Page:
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Thai PM calls elections as 140,000 join protest

Anti-government protesters stand outside the closed gates of Government House in Bangkok on December 9, 2013
Anti-government protesters stand outside the closed gates of Government House in Bangkok on December 9, 2013

Thailand's premier called a snap election Monday to try to defuse the kingdom's political crisis, but protesters kept up their fight to topple the government with an estimated 140,000 demonstrators flooding the streets of Bangkok.

Prime Minister Yingluck Shinawatra has faced more than a month of sometimes violent demonstrations by boisterous protesters storming key state buildings in a bid to unseat her government and replace it with an unelected "People's Council".

By dissolving parliament and calling a new election that her party is likely to win, the embattled premier aims to cool public anger without bowing to the demonstrators' demands to suspend the country's democratic system.

Map of Bangkok, Thailand, locating Government House, main target of protesters Monday
Map of Bangkok, Thailand, locating Government House, main target of protesters Monday

Protest leaders, however, said they were not satisfied and pledged to rid Thailand of the influence of her older brother Thaksin Shinawatra, a tycoon-turned-premier who was ousted by royalist generals in a coup seven years ago and lives overseas.

"The movement will keep on fighting," anti-government leader Suthep Thaugsuban, who faces an arrest warrant for insurrection, told AFP.

He struck a more triumphant tone when addressing supporters later in the day.

"We have totally eradicated the Thaksin regime from Thailand. Today is historic. Your work has paid off because we can begin the first step to reform Thailand," he told a sea of supporters.

The political conflict broadly pits a Bangkok-based middle class and royalist elite backed by the military against rural and working-class voters loyal to Thaksin.

Thai anti-government protesters wave national flags as they rally at Government Complex in Bangkok on December 9, 2013
Thai anti-government protesters wave national flags as they rally at Government Complex in Bangkok on December 9, 2013

His overthrow in 2006 by generals loyal to the king ushered in years of political turmoil and rival street protests by the royalist "Yellow Shirts" and Thaksin's supporters, known as the "Red Shirts".

Thaksin -- who once described Yingluck as his "clone" -- is widely considered the de facto leader of the ruling party.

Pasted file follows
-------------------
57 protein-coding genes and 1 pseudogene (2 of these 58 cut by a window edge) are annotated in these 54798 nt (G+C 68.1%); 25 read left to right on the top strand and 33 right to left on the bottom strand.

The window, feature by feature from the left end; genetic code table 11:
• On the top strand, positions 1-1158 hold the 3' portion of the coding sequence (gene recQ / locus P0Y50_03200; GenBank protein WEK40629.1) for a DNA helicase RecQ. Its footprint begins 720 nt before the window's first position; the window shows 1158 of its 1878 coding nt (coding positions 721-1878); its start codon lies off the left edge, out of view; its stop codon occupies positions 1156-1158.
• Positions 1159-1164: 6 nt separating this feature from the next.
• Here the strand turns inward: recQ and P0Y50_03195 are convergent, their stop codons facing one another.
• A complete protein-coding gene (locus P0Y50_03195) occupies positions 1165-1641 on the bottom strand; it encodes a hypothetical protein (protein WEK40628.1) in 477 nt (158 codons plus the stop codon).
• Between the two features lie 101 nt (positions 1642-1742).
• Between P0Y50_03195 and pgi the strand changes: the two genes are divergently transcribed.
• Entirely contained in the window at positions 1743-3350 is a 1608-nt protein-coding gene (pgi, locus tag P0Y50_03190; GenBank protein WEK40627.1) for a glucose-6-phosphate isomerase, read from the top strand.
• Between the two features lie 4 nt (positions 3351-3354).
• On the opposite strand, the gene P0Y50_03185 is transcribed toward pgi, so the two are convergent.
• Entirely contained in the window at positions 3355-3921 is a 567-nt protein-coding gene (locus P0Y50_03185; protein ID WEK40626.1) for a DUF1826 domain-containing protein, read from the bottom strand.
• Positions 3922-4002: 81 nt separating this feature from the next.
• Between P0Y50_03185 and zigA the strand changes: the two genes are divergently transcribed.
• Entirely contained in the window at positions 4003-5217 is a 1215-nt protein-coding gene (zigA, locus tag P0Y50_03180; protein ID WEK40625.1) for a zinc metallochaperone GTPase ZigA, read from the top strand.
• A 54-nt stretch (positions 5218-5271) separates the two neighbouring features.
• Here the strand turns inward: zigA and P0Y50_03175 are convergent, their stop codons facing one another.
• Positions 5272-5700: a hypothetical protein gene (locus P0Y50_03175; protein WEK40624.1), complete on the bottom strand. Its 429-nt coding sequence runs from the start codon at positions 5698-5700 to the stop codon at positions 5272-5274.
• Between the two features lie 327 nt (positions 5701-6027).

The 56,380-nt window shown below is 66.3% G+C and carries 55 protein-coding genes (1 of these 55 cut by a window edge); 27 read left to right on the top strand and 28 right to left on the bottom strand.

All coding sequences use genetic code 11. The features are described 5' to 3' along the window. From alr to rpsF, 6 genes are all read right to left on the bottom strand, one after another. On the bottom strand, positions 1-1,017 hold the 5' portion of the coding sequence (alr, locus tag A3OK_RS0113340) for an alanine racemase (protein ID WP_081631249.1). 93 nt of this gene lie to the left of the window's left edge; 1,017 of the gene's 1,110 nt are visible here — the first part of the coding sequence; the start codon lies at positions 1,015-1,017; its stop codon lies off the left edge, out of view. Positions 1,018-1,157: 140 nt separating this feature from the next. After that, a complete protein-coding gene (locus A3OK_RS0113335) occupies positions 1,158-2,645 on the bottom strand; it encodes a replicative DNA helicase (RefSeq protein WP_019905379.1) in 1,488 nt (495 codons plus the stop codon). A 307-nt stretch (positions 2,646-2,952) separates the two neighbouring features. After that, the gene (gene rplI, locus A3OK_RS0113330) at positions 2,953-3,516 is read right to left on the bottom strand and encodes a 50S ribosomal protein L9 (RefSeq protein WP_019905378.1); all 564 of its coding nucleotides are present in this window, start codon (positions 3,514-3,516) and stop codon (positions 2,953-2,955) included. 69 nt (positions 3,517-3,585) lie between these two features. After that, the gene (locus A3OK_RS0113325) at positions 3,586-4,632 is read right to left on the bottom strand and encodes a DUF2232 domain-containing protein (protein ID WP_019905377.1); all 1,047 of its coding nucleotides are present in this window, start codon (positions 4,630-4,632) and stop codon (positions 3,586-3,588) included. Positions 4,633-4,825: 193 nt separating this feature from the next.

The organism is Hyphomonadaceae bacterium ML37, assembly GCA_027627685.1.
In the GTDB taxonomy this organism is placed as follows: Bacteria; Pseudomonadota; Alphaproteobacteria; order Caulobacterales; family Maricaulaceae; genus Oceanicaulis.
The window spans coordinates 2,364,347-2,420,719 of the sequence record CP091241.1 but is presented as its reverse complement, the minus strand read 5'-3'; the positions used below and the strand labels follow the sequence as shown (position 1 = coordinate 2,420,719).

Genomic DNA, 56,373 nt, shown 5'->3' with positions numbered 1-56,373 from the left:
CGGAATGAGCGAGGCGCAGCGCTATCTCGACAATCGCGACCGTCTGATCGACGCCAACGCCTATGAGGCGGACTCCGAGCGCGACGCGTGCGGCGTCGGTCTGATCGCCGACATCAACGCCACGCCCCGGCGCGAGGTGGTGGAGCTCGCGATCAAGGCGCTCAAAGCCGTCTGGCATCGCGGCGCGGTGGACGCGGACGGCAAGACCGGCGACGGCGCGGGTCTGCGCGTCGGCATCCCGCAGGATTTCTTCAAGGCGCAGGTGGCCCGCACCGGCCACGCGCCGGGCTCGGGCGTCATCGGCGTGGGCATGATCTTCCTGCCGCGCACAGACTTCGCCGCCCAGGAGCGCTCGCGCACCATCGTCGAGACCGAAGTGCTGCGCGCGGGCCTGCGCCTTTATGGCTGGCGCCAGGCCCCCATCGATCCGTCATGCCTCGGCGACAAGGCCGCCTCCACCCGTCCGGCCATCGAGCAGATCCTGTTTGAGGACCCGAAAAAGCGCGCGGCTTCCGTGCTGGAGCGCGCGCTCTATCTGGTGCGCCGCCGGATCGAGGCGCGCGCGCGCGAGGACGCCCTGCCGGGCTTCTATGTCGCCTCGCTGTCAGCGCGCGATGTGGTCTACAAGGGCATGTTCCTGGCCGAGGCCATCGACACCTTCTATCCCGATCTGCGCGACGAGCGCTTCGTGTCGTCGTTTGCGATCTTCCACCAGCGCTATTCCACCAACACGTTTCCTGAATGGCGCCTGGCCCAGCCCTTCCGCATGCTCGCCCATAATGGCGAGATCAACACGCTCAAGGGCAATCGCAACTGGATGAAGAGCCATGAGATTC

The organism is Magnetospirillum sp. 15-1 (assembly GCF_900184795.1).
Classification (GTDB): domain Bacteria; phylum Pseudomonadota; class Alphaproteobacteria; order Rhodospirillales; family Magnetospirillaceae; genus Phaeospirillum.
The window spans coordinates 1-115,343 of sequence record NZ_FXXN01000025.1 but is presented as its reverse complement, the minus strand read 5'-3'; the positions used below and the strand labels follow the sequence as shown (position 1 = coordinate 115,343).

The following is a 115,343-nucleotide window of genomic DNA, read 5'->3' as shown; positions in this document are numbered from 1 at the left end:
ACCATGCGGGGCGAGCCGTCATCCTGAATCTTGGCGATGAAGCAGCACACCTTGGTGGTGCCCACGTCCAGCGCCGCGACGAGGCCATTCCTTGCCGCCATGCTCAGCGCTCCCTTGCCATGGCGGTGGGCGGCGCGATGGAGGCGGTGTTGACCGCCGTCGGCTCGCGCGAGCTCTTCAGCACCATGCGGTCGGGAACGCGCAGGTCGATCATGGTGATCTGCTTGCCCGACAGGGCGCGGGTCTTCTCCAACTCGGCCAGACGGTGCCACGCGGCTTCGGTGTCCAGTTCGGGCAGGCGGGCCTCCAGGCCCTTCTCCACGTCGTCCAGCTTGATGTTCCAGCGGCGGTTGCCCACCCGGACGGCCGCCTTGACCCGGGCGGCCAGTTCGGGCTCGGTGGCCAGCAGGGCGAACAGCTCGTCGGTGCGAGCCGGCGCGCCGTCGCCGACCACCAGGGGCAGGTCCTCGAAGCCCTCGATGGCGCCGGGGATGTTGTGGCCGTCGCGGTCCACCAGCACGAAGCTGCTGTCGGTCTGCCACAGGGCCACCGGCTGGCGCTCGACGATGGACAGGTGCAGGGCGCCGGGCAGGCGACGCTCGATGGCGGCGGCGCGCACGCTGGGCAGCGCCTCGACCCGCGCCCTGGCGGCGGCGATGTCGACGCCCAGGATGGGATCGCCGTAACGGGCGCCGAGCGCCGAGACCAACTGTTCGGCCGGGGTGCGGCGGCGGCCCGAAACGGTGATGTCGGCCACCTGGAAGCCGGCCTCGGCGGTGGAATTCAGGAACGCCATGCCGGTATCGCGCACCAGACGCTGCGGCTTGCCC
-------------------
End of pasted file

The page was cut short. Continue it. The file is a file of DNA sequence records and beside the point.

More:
Pro-Thaksin parties have won every election in more than a decade, while the opposition Democrat Party -- whose MPs resigned en masse Sunday because they could not achieve anything in parliament -- has not won an elected majority in about two decades.

Democrat Party officials said Monday they had not yet decided whether to take part in the upcoming election, which must be held within 60 days of the house's dissolution.

Thai Prime Minister Yingluck Shinawatra speaks at police headquarters in Bangkok on December 9, 2013
Thai Prime Minister Yingluck Shinawatra speaks at police headquarters in Bangkok on December 9, 2013

"The anti-government protesters want to take over the government. They do not want to contest for government because they have lost each time," said Thitinan Pongsudhirak, director of the Institute of Security and International Studies at Bangkok's Chulalongkorn University.

"If they succeed we will likely have more turmoil in Thailand because the pro-government supporters, the so-called Red Shirts, have not been heard so far and we can presume that they must be very angry at the turn of events."

Dozens of people were killed in a military crackdown on mass pro-Thaksin Red Shirt rallies in Bangkok three years ago.

Yingluck's Puea Thai party said she was likely to be its candidate for prime minister again in the upcoming election, which it expects to be held on or around February 2.

'We don't want any more elections'

Around 140,000 people were estimated to have joined the protests by early afternoon, according to the government's Centre for the Administration of Peace and Order, which was set up to deal with the unrest.

Demonstrators marched along several routes through the capital to the government headquarters -- the main target of the rally.

A Thai anti-government protester holds a sign against PM Yingluck Shinawatra and her brother and Thaksin Shinawatra as they sit behind the fence surrounding the Government House compound during a rally in Bangkok on December 9, 2013
A Thai anti-government protester holds a sign against PM Yingluck Shinawatra and her brother and Thaksin Shinawatra as they sit behind the fence surrounding the Government House compound during a rally in Bangkok on December 9, 2013

"We don't want politics any more -- no elections. Only the protesters can choose the next government. We choose, then the king appoints them," said one demonstrator who did not want to be named.

Tensions remain high after several days of street clashes last week when police used tear gas, water cannon and rubber bullets against rock-throwing demonstrators.

The unrest has left five people dead and more than 200 injured. Authorities have said they would try to avoid fresh confrontation and there were no reports of violence by early evening.

"Police are unarmed, with only shields and batons. We will not use tear gas, or if we have no choice, its use will be limited," Interior Minister Jarupong Ruangsuwan said ahead of the rally.

"The government believes we can control the situation. We will focus on negotiation," he added.

The demonstrations were triggered by an amnesty bill, since dropped by Yingluck's ruling party, which opponents feared would have cleared the way for Thaksin's return.

The former premier went into exile in 2008 to avoid jail for a corruption conviction which he says was politically motivated.